Ross A. Alford
I don't like using a focusing cloth. Where I live it tends to be very warm, and it gets hot and sticky with your head under a focusing cloth. Using a focusing cloth is also a pain in the neck when it's windy, and the cloth acts like a sail if you leave it on the camera, increasing vibration. I find that I get a lot more smart-aleck remarks from random passers-by when I'm using one, too. To summarize, I really detest the things.
I have always thought it would be nice if the focusing hoods that typically accompany 4 X 5 cameras were more like the hoods on the old Graflex reflexes; those were deep enough so that you could put your face up against them, cutting off outside light, and focus quite effectively.
I recently built a focusing hood for my 4 X 5 Super Speed Graphic that works along similar lines. It has revolutionized my feelings about using that camera with ground-glass focusing; from a pain in the neck it has become a joy. All it takes is a smallish (44 X 21.5 cm in my case) sheet of corrugated plastic, 5 mm thick (this is the sort of stuff that real estate agents tend to have their signs made out of, at least where I live, it looks like the corrugated cardboard that shipping cartons are made from, but it is plastic and a lot more durable than corrugated cardboard), some flat black spray paint, and a piece of solid steel or aluminum (would be better, I suppose) wire about 2 mm thick by 21 mm long.
Simply use the pattern that accompanies this article. Cut out a rectangle of the material, oriented so that the corrugations in the plastic are parallel to the shorter axis of the piece. The exact measurements you need to use may vary somewhat from the ones I used; mine fits, with some pressure, into the space for the viewing hood of my Super Speed Graphic, other cameras may require slightly different sizes. Make the three half-depth cuts so that you can fold the ends to be dovetailed around next to one another. Trim those ends so that there is no extra plastic sticking beyond the end of the last corrugation. Cut the dovetail joints as indicated. Spray paint the whole thing with 2 coats of flat black paint on both sides, and be sure to bend the 3 cut joints while painting so that paint gets into the cracks and lightproofs them as well. Finally, when the paint is dry, fold it around, join the dovetail joint, and put the piece of wire through it, forming a hinge. The whole thing is now rectangular box, open at both ends, with cutouts for a better fit to your head at one end and a flat surface at the other to mate with the back of your camera. Remove the regular hood from your camera, press the new one into place, and enjoy focusing-cloth-less large format photography. The new hood will fold flat for easy carrying when it is detached from the camera.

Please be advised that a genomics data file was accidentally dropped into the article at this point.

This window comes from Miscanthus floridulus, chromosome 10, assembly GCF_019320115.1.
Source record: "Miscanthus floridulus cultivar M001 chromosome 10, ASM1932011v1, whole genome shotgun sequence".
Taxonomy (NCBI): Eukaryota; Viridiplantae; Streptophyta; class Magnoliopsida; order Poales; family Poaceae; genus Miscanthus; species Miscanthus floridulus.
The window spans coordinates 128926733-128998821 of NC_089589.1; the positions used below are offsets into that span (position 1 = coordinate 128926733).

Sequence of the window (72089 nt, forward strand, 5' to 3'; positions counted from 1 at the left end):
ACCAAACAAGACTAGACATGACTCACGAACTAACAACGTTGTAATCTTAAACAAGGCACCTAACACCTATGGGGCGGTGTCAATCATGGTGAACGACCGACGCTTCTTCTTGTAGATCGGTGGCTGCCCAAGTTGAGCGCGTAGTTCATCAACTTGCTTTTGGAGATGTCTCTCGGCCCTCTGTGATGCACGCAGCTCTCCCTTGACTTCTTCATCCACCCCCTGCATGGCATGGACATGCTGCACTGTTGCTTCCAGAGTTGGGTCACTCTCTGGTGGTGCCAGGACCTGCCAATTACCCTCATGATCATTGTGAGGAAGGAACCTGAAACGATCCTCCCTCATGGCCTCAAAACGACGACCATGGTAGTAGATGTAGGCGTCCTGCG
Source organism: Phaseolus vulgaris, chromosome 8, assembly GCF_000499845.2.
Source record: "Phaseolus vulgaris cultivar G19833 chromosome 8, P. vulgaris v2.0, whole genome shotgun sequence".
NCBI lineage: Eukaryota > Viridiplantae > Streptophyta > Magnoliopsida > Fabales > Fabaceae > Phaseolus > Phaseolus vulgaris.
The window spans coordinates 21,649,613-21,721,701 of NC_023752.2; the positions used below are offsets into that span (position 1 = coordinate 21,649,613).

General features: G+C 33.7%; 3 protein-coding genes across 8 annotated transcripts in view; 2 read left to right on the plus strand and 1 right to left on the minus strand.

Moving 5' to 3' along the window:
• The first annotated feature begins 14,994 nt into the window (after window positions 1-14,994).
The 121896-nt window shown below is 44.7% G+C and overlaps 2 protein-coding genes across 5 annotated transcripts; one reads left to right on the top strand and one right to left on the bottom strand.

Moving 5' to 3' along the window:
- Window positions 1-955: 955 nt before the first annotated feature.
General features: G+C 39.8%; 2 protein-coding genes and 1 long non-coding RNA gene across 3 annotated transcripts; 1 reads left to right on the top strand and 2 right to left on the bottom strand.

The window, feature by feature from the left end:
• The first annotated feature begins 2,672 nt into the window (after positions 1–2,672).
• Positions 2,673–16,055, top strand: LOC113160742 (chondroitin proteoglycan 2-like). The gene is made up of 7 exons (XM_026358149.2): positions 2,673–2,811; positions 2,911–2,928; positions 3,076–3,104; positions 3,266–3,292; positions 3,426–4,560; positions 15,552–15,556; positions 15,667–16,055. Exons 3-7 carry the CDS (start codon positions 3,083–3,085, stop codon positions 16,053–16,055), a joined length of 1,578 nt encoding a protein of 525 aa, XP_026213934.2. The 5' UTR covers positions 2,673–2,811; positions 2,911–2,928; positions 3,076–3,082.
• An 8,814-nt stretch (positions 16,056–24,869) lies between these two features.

Several modifications are possible to improve this device: